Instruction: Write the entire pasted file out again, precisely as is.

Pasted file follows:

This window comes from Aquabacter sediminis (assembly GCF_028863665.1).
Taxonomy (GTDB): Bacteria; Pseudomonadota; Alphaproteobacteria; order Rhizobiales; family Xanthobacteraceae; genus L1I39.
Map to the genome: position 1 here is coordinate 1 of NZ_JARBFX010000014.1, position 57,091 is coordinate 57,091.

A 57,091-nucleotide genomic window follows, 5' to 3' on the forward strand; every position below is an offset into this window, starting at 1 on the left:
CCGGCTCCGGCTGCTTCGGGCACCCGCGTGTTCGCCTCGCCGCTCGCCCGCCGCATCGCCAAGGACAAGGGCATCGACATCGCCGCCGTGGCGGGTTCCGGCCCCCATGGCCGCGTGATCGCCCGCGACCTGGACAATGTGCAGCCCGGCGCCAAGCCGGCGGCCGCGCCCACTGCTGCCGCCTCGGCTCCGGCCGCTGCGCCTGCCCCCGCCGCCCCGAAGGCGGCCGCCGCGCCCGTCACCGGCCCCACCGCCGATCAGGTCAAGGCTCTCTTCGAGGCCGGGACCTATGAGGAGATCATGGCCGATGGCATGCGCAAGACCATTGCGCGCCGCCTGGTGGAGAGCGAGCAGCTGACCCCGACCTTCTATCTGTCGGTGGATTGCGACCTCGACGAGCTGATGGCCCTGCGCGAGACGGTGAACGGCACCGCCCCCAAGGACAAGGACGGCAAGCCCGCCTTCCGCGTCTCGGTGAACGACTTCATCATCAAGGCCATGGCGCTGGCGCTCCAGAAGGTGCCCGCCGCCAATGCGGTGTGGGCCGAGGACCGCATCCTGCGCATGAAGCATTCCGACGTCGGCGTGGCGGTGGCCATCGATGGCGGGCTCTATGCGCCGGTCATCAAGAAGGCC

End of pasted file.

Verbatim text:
This window comes from Aquabacter sediminis (assembly GCF_028863665.1).
Taxonomy (GTDB): Bacteria; Pseudomonadota; Alphaproteobacteria; order Rhizobiales; family Xanthobacteraceae; genus L1I39.
Map to the genome: position 1 here is coordinate 1 of NZ_JARBFX010000014.1, position 57,091 is coordinate 57,091.

A 57,091-nucleotide genomic window follows, 5' to 3' on the forward strand; every position below is an offset into this window, starting at 1 on the left:
CCGGCTCCGGCTGCTTCGGGCACCCGCGTGTTCGCCTCGCCGCTCGCCCGCCGCATCGCCAAGGACAAGGGCATCGACATCGCCGCCGTGGCGGGTTCCGGCCCCCATGGCCGCGTGATCGCCCGCGACCTGGACAATGTGCAGCCCGGCGCCAAGCCGGCGGCCGCGCCCACTGCTGCCGCCTCGGCTCCGGCCGCTGCGCCTGCCCCCGCCGCCCCGAAGGCGGCCGCCGCGCCCGTCACCGGCCCCACCGCCGATCAGGTCAAGGCTCTCTTCGAGGCCGGGACCTATGAGGAGATCATGGCCGATGGCATGCGCAAGACCATTGCGCGCCGCCTGGTGGAGAGCGAGCAGCTGACCCCGACCTTCTATCTGTCGGTGGATTGCGACCTCGACGAGCTGATGGCCCTGCGCGAGACGGTGAACGGCACCGCCCCCAAGGACAAGGACGGCAAGCCCGCCTTCCGCGTCTCGGTGAACGACTTCATCATCAAGGCCATGGCGCTGGCGCTCCAGAAGGTGCCCGCCGCCAATGCGGTGTGGGCCGAGGACCGCATCCTGCGCATGAAGCATTCCGACGTCGGCGTGGCGGTGGCCATCGATGGCGGGCTCTATGCGCCGGTCATCAAGAAGGCC